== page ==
It looks like an airplane. And it's huge.

I’ll take more pictures of it for you sometime, but for now, I’m just going to leave this assembly on the workbench for a few days and admire it.

3 hours today.  22 more rivets.

Prev | Next

Rolled Left Elevator Leading Edge

July 24, 2010

Prev | Next

Well, today was just a barrel of rainbows and puppy dogs. Lucky me, I got to mangle the project per the directions.

It’s funny. The directions say “roll and rivet the leading edges.”


Sounds easy.

If I were writing the directions, it would go something more like this:

“1. After spending 50 man-hours carefully protecting all of the aircraft-grade aluminum from dents, scratches, and general mistreatment, duct-tape a steel rod to the inside of the leading edges and use ALL OF YOUR MIGHT to roll that sucker around. You won’t be able to make the roll anywhere close to acceptable the first time around, so be prepared to curse and fight your way by hand squeezing the two edges together to get clecos into the holes that have been so generously provided for you.  Then, rivet the two surfaces together, but only after realizing that the clamping force of the clecoes was helping everything line up, so pray that as you set the blind rivet, it will pull everything back to alignment.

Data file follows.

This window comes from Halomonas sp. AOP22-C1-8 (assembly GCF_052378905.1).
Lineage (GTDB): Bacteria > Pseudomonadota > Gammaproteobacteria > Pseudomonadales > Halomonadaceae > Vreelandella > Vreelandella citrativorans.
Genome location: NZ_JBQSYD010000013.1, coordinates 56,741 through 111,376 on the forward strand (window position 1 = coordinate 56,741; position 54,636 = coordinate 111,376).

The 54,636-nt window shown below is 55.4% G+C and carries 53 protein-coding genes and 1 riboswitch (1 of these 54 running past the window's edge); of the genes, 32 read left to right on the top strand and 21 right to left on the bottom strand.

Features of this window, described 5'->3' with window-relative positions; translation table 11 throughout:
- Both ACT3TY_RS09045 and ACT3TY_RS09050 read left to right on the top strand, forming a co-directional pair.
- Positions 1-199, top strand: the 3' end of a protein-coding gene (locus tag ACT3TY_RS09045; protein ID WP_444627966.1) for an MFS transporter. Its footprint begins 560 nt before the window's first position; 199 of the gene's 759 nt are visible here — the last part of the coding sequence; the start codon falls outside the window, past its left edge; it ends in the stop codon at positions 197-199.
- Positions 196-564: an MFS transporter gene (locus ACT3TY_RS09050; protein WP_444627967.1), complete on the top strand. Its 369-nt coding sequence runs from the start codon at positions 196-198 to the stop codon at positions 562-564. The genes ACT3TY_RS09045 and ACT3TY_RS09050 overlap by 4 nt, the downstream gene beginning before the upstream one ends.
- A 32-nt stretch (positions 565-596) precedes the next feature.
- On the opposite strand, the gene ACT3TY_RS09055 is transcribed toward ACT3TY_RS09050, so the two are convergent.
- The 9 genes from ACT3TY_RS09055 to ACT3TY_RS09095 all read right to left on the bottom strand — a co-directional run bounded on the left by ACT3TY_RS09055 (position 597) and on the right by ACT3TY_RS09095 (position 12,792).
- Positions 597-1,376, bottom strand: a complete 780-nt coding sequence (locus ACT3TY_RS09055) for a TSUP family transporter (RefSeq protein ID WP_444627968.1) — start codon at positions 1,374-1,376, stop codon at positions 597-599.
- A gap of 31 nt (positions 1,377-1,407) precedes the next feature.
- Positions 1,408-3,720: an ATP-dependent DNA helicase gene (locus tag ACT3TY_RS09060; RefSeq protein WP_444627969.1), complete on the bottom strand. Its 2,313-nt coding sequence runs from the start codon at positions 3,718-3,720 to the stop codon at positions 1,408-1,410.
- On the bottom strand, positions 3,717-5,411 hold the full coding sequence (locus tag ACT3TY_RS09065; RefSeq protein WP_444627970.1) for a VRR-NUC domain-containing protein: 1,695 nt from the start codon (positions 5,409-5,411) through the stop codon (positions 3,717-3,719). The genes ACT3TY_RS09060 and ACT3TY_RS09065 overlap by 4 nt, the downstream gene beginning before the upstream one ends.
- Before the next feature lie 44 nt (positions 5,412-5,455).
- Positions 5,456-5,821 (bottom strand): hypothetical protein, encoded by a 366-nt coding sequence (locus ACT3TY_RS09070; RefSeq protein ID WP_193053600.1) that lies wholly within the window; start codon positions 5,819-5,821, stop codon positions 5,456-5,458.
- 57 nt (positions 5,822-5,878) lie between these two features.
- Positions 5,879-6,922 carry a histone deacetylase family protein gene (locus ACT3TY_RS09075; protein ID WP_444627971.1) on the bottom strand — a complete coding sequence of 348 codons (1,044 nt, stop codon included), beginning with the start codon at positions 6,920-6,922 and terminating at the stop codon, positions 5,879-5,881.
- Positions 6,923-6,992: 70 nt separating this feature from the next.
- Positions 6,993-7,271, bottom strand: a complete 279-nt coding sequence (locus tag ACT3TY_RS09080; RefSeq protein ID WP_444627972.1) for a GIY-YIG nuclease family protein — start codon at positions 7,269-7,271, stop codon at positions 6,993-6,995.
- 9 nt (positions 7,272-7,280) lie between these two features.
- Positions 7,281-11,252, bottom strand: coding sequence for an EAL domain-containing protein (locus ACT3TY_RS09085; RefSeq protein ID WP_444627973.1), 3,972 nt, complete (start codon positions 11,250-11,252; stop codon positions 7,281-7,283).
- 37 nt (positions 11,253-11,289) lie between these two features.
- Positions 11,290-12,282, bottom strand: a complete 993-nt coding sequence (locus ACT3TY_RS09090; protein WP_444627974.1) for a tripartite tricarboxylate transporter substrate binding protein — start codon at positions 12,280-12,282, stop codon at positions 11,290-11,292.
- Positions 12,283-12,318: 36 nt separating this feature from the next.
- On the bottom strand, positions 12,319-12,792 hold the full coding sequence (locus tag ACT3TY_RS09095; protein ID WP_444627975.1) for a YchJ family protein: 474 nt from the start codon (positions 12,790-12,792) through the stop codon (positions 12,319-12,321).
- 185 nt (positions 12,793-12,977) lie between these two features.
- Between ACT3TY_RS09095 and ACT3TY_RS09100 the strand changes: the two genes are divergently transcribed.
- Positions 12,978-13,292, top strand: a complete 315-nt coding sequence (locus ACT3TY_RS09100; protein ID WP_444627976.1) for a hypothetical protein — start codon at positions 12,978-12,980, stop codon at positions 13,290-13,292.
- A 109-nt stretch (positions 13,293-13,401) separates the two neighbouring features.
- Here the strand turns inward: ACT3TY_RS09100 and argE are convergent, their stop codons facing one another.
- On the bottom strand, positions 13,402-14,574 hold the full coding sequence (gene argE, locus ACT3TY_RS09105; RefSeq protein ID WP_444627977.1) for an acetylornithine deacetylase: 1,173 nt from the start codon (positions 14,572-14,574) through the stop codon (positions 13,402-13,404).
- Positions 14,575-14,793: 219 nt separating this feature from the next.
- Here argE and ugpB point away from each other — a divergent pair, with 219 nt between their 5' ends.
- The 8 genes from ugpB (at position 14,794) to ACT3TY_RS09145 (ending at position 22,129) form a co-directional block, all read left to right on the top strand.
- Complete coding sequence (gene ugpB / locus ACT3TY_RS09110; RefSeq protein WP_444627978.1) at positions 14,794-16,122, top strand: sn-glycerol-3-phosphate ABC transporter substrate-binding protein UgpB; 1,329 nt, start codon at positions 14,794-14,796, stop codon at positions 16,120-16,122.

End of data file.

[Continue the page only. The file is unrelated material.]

2. After riveting, stand back and realize that on one of the sections, you forgot to edge-roll one edge, so there is a slight puckering between two of the rivets, but don’t worry yourself about it too much, because although it will keep you up at night, no one else will see it once the elevators are mounted to the horizontal stabilizer.

3. Stab yourself in the eye with a cleco, and then try not to bleed into the adult beverage of choice that you have now earned.”

There. Wasn’t that fun?

The outboard-most section, rolled and clecoed.

Middle section rolled. You can see how bad my roll is on the rightmost edge. (You can also see how I tape the skin to the steel bar.)